Consciousness is the path to organizational greatness. “Conscious business”, explains Fred Kofman – the author of the book by the same name, “ means finding your passion and expressing your essential values through your work. A conscious business seeks to promote the intelligent pursuit of a happiness in all its stakeholders. It produces sustainable, exceptional performance through the solidarity of its community and the dignity of each member.” According to him a conscious business fosters personal fulfillment in the individuals, mutual respect in the community, and success in the organization. It is the definitive resource for achieving what really matters in the workplace and beyond.
Mihaly Csikszentmihalyi, author of Good Business, writes, “fundamentally, business exists to enhance human well-being.”
Writer John Renesch observes, “commerce holds the key to bringing about a global shift of human consciousness.” Renesch identifies three aspects of conscious business: Environmental sustainability, social justice, and spiritual fulfillment. He also describes conscious business as having a sacred but non-religious context, recognizing the interconnectedness of all things.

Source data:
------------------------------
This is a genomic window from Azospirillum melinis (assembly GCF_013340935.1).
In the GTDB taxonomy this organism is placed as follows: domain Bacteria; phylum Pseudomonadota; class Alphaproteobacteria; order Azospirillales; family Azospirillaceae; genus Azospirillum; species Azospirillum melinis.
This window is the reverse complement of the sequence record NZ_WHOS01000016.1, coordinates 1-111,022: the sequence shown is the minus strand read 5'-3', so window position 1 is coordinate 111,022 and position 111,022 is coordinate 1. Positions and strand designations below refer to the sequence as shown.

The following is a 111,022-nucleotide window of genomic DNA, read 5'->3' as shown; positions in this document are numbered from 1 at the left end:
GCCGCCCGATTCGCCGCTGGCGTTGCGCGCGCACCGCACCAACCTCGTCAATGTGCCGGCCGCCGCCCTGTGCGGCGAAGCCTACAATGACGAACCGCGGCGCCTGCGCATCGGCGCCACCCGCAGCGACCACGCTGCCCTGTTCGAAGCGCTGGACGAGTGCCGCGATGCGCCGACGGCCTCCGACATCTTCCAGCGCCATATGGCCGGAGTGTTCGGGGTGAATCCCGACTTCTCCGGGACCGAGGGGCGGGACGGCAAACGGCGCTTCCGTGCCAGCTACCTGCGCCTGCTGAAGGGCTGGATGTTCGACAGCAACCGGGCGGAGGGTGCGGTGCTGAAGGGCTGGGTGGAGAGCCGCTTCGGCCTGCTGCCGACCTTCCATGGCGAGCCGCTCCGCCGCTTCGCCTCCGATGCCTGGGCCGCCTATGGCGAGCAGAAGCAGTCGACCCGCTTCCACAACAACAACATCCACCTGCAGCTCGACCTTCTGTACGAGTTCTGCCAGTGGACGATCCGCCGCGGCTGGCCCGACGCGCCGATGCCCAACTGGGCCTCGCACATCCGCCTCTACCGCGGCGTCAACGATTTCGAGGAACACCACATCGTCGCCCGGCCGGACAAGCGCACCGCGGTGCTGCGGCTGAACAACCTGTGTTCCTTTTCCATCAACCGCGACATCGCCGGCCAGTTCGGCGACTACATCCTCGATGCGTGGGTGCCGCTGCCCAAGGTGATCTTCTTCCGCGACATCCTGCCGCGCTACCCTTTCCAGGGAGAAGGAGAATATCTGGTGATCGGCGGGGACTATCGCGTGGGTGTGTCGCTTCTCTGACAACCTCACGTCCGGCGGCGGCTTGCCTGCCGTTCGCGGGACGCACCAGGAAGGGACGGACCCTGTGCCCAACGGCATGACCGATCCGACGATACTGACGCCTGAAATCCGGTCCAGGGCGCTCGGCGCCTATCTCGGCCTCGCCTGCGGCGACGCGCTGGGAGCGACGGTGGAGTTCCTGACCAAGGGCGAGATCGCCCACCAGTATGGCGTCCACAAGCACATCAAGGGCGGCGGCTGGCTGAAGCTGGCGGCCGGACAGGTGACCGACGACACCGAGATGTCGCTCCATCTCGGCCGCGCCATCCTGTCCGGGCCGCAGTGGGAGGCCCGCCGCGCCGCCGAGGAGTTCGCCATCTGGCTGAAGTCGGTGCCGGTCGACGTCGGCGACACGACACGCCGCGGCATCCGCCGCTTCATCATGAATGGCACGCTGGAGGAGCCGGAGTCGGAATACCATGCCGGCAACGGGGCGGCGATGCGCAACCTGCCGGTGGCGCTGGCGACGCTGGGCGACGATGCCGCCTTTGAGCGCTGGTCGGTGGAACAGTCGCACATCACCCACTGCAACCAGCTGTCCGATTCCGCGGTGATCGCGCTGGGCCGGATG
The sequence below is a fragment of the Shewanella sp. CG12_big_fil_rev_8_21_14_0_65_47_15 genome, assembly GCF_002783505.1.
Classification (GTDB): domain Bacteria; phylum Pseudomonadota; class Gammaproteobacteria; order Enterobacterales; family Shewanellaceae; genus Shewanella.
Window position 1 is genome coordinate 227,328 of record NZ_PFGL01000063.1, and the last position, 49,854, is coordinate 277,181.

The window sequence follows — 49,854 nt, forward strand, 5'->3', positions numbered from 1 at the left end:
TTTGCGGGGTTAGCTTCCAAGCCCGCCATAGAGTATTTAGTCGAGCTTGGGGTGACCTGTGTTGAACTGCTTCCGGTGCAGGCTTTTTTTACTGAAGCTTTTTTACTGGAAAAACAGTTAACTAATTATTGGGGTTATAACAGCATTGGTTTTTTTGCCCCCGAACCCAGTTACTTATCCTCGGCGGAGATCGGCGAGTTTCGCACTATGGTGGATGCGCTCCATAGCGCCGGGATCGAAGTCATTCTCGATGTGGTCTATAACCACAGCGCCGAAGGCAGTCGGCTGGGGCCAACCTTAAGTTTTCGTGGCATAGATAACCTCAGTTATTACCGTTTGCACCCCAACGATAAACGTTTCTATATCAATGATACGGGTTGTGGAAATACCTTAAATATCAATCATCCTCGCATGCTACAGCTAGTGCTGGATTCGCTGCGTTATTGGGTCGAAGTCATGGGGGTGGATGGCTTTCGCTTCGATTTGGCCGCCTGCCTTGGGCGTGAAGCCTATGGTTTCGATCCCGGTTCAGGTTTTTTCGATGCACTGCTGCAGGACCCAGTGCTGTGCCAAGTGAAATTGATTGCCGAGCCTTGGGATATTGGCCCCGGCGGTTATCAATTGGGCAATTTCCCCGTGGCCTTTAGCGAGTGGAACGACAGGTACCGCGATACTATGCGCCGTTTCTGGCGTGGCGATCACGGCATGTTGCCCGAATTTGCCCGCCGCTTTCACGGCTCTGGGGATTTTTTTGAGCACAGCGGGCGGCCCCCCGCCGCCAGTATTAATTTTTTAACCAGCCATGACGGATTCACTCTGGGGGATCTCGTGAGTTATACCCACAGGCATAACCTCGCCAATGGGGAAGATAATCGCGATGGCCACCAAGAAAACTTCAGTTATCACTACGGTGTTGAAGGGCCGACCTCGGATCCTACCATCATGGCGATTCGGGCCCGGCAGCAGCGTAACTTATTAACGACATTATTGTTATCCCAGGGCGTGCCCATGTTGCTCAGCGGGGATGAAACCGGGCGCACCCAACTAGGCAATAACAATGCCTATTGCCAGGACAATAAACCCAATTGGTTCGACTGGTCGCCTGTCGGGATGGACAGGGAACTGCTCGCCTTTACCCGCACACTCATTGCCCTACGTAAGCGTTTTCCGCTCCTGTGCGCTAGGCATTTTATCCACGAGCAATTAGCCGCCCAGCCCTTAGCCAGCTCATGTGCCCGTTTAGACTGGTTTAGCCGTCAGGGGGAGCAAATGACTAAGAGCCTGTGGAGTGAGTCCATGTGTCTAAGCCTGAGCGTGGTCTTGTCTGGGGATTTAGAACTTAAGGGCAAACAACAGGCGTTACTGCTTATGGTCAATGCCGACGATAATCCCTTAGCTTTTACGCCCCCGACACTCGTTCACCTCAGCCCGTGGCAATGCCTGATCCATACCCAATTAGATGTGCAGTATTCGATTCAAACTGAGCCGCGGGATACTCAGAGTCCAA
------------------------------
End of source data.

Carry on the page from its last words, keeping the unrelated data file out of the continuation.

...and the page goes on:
Examples of Conscious Business
Anita Roddick, who founded “The Body Shop” in 1976 is cited as an example of conscious Business by many. Several companies that have adopted eithical work practices and others who have taken many inititives to become a green business are being referred to as a conscious company.
These companies are on the way to becoming a 'conscious business'. However, there are so many aspects -- internal as well as external and the prameters are still evolving, that it is difficult to classify a business as a conscious business. Moreover, there are so many intangibles involved that it would be difficult to give a certification for the same.
- The Art of Conscious Business
- Conscious Business
- Social Entrepreneurs and the Power of New Ideas
- Kofman, Fred. Conscious Business. Colorado, USA: Sounds True Publishing, 2006.
- BizLightenment A Conscious Business Directory